Russia, Moscow: A Royal Flight Airlines Boeing 777-300 with 448 people on board was climbing out of Sheremetyevo (Russia) for a flight to Punta Cana (Dominican Republic) when the crew received an oil pressure indication for one of the engines. The crew shut the engine down, dumped fuel and returned to Moscow Sheremetyevo for a safe landing about 75 minutes after departure.







A North American F-86D Sabre fighter sets a new world speed record of 698.505 mph. Photo © U.S. Air Force / commons.wikimedia.org

The North American F-86D Sabre, a development of the F-86 Sabre, was a transonic jet all-weather interceptor of the United States Air Force. Although based on the F-86 Sabre day fighter, the F-86D had a wider fuselage and the airframe length increased to 40 ft 4 in (12.3 m), with a clamshell canopy and enlarged tail surfaces. It was powered by a larger afterburner engine, had a distinctive nose radome and had only 25 percent commonality with other Sabre variants.

The first prototype first flew on 22 December 1949, piloted by North American test pilot George Welch and was the first U.S. Air Force night fighter design with only a single crewman and a single engine. Gun armament was eliminated in favour of a retractable under-fuselage tray carrying 24 unguided Mk. 4 rockets, then considered a more effective weapon against enemy bombers than a barrage of cannon fire.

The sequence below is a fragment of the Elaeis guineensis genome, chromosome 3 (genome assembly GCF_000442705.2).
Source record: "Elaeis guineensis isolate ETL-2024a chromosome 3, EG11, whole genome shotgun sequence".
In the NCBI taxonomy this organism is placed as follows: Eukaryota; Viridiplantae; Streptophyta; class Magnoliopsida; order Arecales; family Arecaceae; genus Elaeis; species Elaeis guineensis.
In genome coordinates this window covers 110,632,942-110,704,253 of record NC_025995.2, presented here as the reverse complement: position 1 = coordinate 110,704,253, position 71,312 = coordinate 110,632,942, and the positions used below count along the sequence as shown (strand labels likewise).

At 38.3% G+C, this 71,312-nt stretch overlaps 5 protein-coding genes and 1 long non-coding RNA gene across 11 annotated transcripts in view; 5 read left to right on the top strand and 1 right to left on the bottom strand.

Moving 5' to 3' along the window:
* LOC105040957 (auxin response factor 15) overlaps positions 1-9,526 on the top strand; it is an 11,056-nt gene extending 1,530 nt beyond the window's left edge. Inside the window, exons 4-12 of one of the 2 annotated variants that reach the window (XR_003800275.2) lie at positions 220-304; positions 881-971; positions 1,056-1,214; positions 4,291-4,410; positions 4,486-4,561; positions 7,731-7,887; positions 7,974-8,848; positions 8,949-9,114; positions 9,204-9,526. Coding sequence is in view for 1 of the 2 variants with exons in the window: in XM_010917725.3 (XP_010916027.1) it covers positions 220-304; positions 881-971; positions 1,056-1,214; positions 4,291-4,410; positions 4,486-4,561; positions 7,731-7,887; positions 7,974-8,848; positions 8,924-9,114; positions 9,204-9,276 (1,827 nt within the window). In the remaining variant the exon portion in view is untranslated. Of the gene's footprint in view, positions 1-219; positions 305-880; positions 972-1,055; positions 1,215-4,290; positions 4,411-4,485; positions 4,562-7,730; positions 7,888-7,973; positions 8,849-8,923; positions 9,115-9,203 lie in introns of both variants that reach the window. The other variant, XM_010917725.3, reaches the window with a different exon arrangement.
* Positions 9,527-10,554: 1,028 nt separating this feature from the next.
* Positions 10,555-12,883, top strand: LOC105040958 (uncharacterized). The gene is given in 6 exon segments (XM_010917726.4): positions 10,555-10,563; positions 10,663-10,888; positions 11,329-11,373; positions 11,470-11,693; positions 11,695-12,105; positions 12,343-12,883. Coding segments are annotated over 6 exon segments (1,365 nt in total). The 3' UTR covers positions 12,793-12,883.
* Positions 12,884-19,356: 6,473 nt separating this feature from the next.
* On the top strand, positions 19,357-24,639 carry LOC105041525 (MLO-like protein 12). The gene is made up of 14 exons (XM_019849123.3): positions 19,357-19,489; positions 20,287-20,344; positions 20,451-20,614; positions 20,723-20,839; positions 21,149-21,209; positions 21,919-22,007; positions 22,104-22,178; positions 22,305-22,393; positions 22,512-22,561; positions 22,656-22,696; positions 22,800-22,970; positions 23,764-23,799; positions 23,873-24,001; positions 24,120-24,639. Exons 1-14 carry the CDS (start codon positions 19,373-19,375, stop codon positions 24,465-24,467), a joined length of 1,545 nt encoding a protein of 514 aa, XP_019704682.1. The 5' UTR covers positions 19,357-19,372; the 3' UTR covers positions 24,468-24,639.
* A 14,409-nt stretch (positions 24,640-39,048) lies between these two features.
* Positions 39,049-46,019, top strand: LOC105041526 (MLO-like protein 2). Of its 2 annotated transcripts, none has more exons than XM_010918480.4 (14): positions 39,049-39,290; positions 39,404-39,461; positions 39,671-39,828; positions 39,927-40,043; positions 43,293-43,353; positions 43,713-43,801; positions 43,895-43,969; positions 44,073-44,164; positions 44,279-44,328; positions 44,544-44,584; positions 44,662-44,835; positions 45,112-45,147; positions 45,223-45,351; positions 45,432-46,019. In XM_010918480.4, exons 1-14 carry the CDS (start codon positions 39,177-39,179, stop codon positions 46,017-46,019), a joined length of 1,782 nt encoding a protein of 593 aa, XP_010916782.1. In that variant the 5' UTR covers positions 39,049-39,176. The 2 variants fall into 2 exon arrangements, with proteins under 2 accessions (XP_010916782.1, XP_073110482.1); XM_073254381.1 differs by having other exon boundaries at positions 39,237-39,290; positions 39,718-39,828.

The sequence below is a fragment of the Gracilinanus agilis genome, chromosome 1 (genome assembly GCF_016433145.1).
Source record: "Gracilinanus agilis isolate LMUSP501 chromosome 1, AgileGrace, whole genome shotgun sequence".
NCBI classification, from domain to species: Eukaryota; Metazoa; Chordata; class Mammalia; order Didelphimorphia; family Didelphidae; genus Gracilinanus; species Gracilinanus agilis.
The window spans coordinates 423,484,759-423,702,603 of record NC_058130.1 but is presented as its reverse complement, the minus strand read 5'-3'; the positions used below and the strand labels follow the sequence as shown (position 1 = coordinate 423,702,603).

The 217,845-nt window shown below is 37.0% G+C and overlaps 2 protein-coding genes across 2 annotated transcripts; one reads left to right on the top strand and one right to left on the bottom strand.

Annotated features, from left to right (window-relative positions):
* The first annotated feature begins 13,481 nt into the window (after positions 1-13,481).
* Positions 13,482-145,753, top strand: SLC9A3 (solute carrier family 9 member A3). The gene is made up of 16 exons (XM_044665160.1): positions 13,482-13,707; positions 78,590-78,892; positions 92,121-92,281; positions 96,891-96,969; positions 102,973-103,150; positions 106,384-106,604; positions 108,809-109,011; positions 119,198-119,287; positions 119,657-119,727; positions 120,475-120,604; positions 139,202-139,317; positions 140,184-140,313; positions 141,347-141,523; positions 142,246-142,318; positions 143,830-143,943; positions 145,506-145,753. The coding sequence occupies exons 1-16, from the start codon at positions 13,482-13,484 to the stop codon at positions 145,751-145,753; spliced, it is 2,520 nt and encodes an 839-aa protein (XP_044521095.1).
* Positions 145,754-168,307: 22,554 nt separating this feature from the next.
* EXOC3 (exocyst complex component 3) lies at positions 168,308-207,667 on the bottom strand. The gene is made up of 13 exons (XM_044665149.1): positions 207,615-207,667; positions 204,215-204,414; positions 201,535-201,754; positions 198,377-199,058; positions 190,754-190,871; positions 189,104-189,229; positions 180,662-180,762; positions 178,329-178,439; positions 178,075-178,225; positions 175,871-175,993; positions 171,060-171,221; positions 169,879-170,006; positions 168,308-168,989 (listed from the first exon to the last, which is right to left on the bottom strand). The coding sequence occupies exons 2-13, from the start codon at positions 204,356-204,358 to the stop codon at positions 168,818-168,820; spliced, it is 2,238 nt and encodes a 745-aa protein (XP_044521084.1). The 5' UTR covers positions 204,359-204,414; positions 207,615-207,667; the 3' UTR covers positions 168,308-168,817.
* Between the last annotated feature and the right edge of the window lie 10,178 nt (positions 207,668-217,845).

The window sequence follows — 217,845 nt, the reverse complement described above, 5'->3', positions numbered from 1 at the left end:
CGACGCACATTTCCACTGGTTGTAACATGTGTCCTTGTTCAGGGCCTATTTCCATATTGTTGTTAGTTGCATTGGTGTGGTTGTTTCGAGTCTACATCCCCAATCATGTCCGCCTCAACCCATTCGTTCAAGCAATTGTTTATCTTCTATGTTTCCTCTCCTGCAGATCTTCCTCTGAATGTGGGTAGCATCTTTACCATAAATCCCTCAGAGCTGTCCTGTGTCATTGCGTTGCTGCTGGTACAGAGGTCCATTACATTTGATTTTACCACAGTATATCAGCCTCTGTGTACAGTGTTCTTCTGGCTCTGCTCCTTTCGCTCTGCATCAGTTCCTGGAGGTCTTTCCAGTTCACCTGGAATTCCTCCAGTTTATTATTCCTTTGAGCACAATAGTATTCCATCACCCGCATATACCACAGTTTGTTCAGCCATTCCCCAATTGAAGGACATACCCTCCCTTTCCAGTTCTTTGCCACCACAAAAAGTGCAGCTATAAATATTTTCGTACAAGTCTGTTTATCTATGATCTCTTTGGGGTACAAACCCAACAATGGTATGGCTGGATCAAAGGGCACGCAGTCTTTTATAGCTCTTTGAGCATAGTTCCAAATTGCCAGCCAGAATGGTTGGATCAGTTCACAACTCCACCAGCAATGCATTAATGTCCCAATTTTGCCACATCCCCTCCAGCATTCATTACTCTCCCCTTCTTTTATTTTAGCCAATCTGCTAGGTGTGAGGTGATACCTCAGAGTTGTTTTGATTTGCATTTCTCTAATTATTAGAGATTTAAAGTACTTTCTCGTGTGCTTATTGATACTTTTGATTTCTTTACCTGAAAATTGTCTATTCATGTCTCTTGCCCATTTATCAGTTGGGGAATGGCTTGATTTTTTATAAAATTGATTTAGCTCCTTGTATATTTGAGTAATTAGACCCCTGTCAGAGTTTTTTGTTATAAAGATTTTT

On 18 November 1952, F-86D 51-2945 set a speed record of 698.505 mph (1,124.1 km/h) when Captain J. Slade Nash flew over a three km (1.8 mi.) course at the Salton Sea in southern California at a height of only 125 ft (38 m). Another F-86D broke this world record on 16 July 1953, when Lieutenant Colonel William F. Barns, flying F-86D 51-6145 in the same path of the previous flight, achieved 715.697 mph (1,151.8 km/h).






Midweek Update